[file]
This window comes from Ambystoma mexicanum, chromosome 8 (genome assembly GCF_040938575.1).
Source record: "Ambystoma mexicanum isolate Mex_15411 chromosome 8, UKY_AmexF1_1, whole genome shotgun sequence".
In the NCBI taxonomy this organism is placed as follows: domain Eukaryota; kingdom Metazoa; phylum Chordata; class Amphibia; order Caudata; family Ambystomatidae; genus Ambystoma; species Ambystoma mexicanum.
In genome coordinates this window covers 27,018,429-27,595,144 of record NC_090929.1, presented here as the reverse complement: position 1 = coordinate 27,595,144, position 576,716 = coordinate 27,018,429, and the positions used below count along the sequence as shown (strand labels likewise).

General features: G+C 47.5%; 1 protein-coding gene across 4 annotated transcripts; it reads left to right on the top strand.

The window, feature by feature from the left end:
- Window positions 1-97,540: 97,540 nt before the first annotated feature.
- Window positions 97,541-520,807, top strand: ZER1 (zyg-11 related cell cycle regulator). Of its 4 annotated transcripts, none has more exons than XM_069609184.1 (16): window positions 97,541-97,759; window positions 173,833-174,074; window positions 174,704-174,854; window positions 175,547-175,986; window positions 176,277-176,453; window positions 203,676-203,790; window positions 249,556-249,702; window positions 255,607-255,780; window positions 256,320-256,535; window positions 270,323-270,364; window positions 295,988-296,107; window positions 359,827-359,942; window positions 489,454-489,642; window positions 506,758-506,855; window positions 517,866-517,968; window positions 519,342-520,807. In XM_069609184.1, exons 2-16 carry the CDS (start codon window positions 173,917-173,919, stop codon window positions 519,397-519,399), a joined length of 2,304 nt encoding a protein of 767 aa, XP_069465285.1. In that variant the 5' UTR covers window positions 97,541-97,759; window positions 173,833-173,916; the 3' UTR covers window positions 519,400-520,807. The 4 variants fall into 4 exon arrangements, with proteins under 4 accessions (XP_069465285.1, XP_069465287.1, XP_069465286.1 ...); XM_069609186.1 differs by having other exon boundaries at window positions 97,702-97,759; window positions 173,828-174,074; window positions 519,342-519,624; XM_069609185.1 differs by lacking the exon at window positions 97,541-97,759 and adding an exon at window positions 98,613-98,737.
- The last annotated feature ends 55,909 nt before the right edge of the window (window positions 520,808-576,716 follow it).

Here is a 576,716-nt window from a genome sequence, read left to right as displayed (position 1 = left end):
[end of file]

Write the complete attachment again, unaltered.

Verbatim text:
This window comes from Ambystoma mexicanum, chromosome 8 (genome assembly GCF_040938575.1).
Source record: "Ambystoma mexicanum isolate Mex_15411 chromosome 8, UKY_AmexF1_1, whole genome shotgun sequence".
In the NCBI taxonomy this organism is placed as follows: domain Eukaryota; kingdom Metazoa; phylum Chordata; class Amphibia; order Caudata; family Ambystomatidae; genus Ambystoma; species Ambystoma mexicanum.
In genome coordinates this window covers 27,018,429-27,595,144 of record NC_090929.1, presented here as the reverse complement: position 1 = coordinate 27,595,144, position 576,716 = coordinate 27,018,429, and the positions used below count along the sequence as shown (strand labels likewise).

General features: G+C 47.5%; 1 protein-coding gene across 4 annotated transcripts; it reads left to right on the top strand.

The window, feature by feature from the left end:
- Window positions 1-97,540: 97,540 nt before the first annotated feature.
- Window positions 97,541-520,807, top strand: ZER1 (zyg-11 related cell cycle regulator). Of its 4 annotated transcripts, none has more exons than XM_069609184.1 (16): window positions 97,541-97,759; window positions 173,833-174,074; window positions 174,704-174,854; window positions 175,547-175,986; window positions 176,277-176,453; window positions 203,676-203,790; window positions 249,556-249,702; window positions 255,607-255,780; window positions 256,320-256,535; window positions 270,323-270,364; window positions 295,988-296,107; window positions 359,827-359,942; window positions 489,454-489,642; window positions 506,758-506,855; window positions 517,866-517,968; window positions 519,342-520,807. In XM_069609184.1, exons 2-16 carry the CDS (start codon window positions 173,917-173,919, stop codon window positions 519,397-519,399), a joined length of 2,304 nt encoding a protein of 767 aa, XP_069465285.1. In that variant the 5' UTR covers window positions 97,541-97,759; window positions 173,833-173,916; the 3' UTR covers window positions 519,400-520,807. The 4 variants fall into 4 exon arrangements, with proteins under 4 accessions (XP_069465285.1, XP_069465287.1, XP_069465286.1 ...); XM_069609186.1 differs by having other exon boundaries at window positions 97,702-97,759; window positions 173,828-174,074; window positions 519,342-519,624; XM_069609185.1 differs by lacking the exon at window positions 97,541-97,759 and adding an exon at window positions 98,613-98,737.
- The last annotated feature ends 55,909 nt before the right edge of the window (window positions 520,808-576,716 follow it).

Here is a 576,716-nt window from a genome sequence, read left to right as displayed (position 1 = left end):